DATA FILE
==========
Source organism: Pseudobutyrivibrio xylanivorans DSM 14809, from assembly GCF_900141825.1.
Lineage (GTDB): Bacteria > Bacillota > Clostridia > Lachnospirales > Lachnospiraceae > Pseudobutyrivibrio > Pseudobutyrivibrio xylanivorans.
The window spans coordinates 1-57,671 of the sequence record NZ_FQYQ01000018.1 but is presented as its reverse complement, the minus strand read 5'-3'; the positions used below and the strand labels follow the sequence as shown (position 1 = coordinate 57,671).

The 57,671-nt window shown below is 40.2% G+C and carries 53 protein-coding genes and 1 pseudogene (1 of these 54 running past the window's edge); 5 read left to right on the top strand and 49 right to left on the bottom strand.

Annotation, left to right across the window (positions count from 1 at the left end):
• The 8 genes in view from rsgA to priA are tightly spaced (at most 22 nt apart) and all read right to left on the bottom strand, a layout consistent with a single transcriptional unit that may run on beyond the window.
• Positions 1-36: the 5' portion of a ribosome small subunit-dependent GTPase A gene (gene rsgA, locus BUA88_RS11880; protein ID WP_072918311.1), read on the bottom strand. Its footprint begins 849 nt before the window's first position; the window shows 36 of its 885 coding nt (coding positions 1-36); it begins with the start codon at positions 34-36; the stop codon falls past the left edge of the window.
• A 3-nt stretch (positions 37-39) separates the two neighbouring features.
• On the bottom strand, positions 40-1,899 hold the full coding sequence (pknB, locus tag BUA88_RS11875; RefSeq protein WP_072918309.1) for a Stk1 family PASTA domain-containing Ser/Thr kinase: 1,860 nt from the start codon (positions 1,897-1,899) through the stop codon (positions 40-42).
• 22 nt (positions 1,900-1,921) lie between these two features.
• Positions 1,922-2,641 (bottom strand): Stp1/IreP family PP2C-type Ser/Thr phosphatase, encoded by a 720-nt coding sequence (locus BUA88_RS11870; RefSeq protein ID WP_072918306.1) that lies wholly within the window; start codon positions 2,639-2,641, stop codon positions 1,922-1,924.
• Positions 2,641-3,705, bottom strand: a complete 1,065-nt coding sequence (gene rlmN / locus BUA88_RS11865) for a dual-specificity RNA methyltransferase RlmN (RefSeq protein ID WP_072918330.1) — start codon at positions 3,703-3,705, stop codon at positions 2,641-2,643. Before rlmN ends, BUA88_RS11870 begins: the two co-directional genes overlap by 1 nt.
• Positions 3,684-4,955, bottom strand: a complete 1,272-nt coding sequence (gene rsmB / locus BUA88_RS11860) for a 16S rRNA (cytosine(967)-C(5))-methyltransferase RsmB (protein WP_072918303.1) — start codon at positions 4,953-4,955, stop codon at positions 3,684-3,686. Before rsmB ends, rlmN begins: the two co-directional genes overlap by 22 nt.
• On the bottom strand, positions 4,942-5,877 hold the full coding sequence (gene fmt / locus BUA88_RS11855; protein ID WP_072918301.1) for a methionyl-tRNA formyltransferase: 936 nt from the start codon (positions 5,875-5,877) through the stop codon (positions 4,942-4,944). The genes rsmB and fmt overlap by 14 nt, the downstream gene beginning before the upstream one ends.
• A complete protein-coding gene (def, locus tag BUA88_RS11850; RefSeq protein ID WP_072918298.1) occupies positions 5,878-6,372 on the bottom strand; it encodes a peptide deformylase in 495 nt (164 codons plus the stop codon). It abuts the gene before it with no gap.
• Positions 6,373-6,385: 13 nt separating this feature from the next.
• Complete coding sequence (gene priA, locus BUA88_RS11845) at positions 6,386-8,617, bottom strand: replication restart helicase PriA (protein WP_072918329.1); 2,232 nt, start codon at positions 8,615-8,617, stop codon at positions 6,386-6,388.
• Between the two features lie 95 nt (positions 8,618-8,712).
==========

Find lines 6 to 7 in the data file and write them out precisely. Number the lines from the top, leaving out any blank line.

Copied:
• The 8 genes in view from rsgA to priA are tightly spaced (at most 22 nt apart) and all read right to left on the bottom strand, a layout consistent with a single transcriptional unit that may run on beyond the window.
• Positions 1-36: the 5' portion of a ribosome small subunit-dependent GTPase A gene (gene rsgA, locus BUA88_RS11880; protein ID WP_072918311.1), read on the bottom strand. Its footprint begins 849 nt before the window's first position; the window shows 36 of its 885 coding nt (coding positions 1-36); it begins with the start codon at positions 34-36; the stop codon falls past the left edge of the window.